For all humans living on this one planet, history and experience has sought mankind to establish fundamental laws and rights that benefit everyone. As such, the United Nations has unanimously established a convention against human torture.
In essence, The United Nations Convention against Torture (UNCAT) is an agreement that demands states to take effective measures in preventing acts of torture in any territory under their jurisdiction. Perhaps more importantly, the agreement forbids states to transport individuals or migrants to any country where there is reason to believe they will be tortured.
So, what does the United Nations constitute as “torture”?
According to the United States Congressional Research Service, torture is defined as any act by which severe pain or suffering, including physical or mental afflictions intentionally inflicted on a person. The UN’s definition of torture is rather broad and generalized, most likely in order to offer protections to a wide range of circumstances.
Often times, the most unfortunate victims of torture and oppression are citizens suffering at the mercy of their own governments. People who speak out against mainstream views, minority religions, or other factors may make some individuals feel unsafe in a country where they established their homes.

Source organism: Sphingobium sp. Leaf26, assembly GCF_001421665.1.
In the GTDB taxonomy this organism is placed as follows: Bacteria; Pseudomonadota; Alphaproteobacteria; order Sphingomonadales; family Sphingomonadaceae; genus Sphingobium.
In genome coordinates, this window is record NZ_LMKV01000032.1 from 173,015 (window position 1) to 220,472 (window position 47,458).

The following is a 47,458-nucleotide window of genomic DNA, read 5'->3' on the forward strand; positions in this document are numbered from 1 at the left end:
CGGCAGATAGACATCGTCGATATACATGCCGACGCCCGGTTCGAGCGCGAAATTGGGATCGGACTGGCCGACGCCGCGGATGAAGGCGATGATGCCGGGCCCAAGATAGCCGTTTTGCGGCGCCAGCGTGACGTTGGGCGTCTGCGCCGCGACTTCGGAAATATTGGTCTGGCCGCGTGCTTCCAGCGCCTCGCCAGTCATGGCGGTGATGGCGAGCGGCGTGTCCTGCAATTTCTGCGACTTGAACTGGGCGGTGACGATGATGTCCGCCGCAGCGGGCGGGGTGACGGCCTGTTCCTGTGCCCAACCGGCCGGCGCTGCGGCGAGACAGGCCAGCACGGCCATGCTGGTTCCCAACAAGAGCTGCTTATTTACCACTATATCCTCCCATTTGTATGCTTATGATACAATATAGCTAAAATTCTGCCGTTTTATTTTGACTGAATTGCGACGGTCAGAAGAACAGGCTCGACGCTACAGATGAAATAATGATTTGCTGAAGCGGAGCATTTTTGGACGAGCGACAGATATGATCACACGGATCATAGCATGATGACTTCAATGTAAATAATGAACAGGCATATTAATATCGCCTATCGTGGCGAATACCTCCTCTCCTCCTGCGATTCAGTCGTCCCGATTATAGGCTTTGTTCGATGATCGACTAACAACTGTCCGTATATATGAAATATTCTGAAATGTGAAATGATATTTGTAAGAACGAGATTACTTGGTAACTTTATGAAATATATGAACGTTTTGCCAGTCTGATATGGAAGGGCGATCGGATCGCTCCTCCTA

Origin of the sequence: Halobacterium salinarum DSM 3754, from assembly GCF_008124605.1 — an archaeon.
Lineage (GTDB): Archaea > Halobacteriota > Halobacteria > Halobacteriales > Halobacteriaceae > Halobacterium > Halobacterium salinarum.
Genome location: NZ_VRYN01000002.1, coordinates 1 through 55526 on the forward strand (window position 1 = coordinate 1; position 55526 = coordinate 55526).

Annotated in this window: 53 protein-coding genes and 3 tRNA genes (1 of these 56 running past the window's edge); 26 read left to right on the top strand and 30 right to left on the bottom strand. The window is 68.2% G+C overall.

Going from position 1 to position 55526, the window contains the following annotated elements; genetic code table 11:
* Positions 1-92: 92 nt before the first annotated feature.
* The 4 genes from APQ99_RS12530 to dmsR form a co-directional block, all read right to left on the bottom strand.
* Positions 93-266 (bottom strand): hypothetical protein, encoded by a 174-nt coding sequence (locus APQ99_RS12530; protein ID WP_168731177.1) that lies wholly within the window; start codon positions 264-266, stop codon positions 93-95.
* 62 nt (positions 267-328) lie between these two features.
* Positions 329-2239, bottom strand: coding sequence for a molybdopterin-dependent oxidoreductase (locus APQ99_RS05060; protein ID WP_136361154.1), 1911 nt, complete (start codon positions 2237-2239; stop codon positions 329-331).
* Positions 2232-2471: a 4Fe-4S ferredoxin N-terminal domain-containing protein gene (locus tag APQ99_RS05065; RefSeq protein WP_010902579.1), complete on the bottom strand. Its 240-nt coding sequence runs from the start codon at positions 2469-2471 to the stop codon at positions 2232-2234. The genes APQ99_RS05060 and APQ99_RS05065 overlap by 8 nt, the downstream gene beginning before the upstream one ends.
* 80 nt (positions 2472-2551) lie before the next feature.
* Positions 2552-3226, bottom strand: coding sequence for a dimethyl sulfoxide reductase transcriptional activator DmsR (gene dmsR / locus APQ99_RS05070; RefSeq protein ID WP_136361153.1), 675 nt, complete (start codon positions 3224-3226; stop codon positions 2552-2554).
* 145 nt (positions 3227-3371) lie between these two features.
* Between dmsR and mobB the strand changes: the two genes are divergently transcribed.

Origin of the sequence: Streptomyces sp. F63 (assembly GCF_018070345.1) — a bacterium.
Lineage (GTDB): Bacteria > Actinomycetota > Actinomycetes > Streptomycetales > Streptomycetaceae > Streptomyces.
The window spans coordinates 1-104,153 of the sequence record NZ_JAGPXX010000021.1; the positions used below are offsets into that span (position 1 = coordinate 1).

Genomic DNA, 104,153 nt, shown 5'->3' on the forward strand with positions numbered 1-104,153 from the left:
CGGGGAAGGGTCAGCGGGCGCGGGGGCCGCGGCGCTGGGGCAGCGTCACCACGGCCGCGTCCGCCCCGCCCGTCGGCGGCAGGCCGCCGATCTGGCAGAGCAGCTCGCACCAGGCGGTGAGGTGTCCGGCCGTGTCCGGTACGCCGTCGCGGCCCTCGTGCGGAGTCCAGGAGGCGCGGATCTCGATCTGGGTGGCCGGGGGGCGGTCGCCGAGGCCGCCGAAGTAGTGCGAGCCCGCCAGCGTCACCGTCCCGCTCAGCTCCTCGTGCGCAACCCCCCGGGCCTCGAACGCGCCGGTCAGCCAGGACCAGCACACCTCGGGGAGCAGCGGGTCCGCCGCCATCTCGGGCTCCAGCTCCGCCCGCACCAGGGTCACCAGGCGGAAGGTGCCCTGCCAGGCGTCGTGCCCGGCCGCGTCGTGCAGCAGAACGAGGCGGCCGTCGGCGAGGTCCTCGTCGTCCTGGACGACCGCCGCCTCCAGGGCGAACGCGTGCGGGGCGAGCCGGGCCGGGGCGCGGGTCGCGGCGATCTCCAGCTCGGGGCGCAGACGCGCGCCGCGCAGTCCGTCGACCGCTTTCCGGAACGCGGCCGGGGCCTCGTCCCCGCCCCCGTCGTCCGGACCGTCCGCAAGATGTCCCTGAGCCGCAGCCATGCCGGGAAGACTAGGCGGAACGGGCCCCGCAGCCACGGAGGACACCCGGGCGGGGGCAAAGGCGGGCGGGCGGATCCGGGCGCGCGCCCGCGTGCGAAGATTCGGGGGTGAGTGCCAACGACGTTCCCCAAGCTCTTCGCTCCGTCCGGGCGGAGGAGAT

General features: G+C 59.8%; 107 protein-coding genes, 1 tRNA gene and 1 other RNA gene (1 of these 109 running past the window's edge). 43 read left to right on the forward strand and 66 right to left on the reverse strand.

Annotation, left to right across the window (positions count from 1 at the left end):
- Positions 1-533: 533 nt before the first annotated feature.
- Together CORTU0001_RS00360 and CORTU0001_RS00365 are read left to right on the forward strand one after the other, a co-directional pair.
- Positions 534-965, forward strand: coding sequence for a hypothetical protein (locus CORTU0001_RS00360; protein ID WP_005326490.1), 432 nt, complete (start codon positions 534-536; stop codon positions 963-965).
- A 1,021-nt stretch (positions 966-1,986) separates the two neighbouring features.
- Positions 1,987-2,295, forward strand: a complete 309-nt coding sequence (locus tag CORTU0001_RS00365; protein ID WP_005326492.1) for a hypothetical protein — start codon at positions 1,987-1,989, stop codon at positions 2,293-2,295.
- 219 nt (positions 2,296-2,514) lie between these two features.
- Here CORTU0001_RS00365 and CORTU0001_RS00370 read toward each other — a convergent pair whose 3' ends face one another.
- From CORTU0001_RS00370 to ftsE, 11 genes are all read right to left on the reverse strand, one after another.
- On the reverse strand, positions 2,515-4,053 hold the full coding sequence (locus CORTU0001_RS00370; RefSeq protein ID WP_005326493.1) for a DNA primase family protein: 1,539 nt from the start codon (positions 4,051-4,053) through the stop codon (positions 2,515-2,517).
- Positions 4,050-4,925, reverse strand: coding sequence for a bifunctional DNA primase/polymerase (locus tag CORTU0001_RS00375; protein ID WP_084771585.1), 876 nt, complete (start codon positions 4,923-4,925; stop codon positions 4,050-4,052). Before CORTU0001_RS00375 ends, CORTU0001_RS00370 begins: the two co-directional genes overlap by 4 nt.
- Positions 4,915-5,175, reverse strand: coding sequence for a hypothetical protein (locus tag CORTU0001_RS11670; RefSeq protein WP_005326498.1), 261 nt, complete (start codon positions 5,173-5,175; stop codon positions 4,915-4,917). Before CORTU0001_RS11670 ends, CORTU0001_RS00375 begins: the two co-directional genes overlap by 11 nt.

How does UNCAT affect international immigration policies?
For many victims of torture, immigrating to a new country is their only option for a fresh start. Escaping a government that would otherwise punish or torture them would be life changing. With UNCAT and the protections it hopes to offer victims of torture, UN hopes to secure a way for victims to find asylum.
Even though UNCAT offers many protections and benefits to victims of torture, there are still many limitations. For one, the UNCAT protections are applicable only to the jurisdiction where the individual is currently residing.
For example, if a person is currently residing (legally or illegally) in the United States and maintains a status applicable under UNCAT, the United States will have to provide the protections outlined in the agreement. The country will not be able to deport the illegal individual back to their home country if there is reason to believe they will be tortured.
Despite the fact that UNCAT is offering protections for those within applicable jurisdictions, it still does not resolve the issue of initially immigrating. For individuals who hope to find protections under UNCAT, they will have to be located in countries that are known to respect such agreements (i.e. United States).
Unfortunately, people are still persecuted for their religions, gender, race, and opinions. Even with new protections such as UNCAT, it is important to follow the rules laid out in the convention. With the right legal counsel and guidance, UNCAT can be a crucial step towards starting a new life in America.
This is an immigration legal blog. It is not intended to be used as legal advice. For further information please contact the law offices of attorney Ramona Kennedy.
Kennedy (Attorney) received her Jurisprudence Doctorate in America and is a
licensed attorney in California (USA). Ramona Kennedy is a member of American
Immigration Lawyers Association (AILA). Ramona Kennedy is fluent in English and
Farsi (reading & writing) & speaks Azeri Turkish.
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